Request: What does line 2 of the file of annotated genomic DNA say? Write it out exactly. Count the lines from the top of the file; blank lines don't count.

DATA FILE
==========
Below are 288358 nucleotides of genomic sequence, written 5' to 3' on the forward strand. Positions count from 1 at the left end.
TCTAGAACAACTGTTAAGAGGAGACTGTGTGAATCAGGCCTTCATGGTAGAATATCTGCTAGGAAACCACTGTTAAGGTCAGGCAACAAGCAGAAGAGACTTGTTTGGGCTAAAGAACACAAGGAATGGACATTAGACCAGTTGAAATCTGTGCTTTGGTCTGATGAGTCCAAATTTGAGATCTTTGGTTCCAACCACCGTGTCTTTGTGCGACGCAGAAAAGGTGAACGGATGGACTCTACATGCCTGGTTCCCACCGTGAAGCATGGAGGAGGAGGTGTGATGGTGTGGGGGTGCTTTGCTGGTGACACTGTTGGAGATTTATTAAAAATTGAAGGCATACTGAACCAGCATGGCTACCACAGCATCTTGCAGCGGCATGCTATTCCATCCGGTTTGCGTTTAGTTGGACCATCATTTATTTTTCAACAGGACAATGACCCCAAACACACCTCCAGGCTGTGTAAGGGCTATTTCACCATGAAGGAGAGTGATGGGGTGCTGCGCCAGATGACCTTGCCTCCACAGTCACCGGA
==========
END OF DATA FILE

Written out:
TCTAGAACAACTGTTAAGAGGAGACTGTGTGAATCAGGCCTTCATGGTAGAATATCTGCTAGGAAACCACTGTTAAGGTCAGGCAACAAGCAGAAGAGACTTGTTTGGGCTAAAGAACACAAGGAATGGACATTAGACCAGTTGAAATCTGTGCTTTGGTCTGATGAGTCCAAATTTGAGATCTTTGGTTCCAACCACCGTGTCTTTGTGCGACGCAGAAAAGGTGAACGGATGGACTCTACATGCCTGGTTCCCACCGTGAAGCATGGAGGAGGAGGTGTGATGGTGTGGGGGTGCTTTGCTGGTGACACTGTTGGAGATTTATTAAAAATTGAAGGCATACTGAACCAGCATGGCTACCACAGCATCTTGCAGCGGCATGCTATTCCATCCGGTTTGCGTTTAGTTGGACCATCATTTATTTTTCAACAGGACAATGACCCCAAACACACCTCCAGGCTGTGTAAGGGCTATTTCACCATGAAGGAGAGTGATGGGGTGCTGCGCCAGATGACCTTGCCTCCACAGTCACCGGA